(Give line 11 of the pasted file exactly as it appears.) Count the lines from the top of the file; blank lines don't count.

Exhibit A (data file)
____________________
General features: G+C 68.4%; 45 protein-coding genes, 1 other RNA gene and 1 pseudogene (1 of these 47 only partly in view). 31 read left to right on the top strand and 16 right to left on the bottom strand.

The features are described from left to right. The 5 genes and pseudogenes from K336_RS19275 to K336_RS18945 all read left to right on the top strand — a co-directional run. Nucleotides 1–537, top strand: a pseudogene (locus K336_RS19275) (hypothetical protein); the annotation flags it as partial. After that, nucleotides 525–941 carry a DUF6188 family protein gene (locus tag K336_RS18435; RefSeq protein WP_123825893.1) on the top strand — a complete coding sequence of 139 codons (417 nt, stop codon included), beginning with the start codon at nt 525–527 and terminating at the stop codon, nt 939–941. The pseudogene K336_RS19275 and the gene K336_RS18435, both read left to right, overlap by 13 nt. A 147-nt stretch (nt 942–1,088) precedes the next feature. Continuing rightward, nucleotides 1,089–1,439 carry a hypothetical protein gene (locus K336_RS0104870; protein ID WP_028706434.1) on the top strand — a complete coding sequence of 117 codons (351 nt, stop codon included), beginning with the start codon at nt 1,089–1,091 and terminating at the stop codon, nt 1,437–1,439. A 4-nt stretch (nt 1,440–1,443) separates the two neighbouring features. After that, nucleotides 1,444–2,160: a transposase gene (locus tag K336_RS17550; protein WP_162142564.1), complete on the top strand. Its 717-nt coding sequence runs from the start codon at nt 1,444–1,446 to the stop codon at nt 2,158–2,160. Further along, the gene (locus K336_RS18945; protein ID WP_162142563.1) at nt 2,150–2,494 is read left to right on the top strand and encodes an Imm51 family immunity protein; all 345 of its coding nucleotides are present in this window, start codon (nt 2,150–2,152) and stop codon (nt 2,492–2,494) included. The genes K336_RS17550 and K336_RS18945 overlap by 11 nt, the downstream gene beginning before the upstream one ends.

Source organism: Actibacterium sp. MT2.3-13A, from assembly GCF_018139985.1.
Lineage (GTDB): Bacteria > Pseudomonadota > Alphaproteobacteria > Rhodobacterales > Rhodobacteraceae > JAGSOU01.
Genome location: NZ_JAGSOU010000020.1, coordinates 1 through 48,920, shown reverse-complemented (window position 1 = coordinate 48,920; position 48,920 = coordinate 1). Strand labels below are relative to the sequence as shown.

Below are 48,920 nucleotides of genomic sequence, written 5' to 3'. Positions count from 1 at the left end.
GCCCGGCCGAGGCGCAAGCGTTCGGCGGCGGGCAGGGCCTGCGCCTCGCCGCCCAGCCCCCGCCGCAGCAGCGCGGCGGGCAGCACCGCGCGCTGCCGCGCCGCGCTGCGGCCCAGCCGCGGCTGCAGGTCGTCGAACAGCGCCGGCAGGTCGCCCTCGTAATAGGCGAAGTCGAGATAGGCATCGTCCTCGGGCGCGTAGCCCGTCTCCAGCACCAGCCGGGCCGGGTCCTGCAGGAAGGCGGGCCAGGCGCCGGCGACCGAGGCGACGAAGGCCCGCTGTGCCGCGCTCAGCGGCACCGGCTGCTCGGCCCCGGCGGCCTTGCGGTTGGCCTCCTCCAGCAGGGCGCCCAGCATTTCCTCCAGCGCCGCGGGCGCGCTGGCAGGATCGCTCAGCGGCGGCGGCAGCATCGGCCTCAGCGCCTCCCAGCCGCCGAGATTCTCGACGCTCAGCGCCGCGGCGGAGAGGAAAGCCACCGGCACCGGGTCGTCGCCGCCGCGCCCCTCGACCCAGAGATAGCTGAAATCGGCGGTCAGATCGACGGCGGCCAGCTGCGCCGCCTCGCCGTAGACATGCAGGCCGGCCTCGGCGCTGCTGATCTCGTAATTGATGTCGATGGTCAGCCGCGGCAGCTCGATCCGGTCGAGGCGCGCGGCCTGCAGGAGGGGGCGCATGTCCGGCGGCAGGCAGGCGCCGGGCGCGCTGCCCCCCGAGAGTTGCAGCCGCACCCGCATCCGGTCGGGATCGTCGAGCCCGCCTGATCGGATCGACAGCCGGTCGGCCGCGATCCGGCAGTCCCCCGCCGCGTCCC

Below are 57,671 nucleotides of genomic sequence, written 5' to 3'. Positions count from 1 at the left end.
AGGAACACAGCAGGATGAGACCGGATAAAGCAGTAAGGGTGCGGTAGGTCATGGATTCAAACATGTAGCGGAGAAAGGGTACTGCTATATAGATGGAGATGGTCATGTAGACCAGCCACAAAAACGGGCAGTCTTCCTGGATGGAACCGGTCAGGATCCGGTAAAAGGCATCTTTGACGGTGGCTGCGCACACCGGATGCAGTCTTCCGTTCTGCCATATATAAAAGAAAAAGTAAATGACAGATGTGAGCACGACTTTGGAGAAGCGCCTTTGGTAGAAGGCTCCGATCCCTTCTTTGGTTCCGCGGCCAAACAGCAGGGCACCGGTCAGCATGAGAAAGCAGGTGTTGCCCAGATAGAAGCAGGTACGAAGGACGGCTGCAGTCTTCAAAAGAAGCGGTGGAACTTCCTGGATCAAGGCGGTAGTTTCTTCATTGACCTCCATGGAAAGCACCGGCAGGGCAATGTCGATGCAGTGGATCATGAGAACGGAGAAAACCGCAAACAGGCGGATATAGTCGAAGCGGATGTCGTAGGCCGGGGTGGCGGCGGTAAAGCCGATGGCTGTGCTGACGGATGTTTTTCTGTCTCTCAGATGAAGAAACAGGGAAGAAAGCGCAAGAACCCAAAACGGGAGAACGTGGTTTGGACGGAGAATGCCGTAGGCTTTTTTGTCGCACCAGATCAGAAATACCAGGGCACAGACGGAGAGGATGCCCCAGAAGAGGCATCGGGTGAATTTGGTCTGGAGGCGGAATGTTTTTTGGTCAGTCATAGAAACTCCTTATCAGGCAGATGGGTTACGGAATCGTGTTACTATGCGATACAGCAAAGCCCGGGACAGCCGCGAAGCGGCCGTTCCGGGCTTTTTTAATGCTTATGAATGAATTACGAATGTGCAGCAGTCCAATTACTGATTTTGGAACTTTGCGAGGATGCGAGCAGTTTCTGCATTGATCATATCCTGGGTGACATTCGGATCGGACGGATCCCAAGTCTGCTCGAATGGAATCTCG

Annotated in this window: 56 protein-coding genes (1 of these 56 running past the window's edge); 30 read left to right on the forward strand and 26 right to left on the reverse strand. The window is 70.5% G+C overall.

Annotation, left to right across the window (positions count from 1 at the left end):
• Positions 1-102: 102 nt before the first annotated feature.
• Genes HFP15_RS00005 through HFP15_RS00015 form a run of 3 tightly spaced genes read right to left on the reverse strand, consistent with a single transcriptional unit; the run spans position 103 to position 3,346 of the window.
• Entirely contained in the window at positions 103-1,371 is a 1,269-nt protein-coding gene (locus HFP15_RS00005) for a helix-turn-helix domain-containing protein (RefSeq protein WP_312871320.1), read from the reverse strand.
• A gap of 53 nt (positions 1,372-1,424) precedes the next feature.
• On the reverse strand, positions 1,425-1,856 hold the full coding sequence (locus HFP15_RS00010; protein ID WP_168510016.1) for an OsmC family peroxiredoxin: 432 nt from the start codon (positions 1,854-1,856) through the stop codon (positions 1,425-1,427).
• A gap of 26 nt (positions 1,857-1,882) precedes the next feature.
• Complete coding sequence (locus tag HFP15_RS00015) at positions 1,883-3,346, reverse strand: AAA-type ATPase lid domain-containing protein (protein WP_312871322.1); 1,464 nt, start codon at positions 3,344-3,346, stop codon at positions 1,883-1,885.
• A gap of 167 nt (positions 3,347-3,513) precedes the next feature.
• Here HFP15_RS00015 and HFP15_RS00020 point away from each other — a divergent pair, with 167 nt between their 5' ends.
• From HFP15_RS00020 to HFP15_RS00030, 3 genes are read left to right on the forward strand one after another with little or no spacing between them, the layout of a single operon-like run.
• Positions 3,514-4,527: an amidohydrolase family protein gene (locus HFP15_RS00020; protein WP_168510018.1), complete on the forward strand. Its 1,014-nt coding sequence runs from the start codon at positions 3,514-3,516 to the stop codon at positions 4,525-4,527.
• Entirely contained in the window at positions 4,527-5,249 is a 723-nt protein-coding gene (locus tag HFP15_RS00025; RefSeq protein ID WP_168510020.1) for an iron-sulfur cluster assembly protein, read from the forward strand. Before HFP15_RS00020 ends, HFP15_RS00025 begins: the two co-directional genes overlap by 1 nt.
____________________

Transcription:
Annotation, left to right across the window (positions count from 1 at the left end):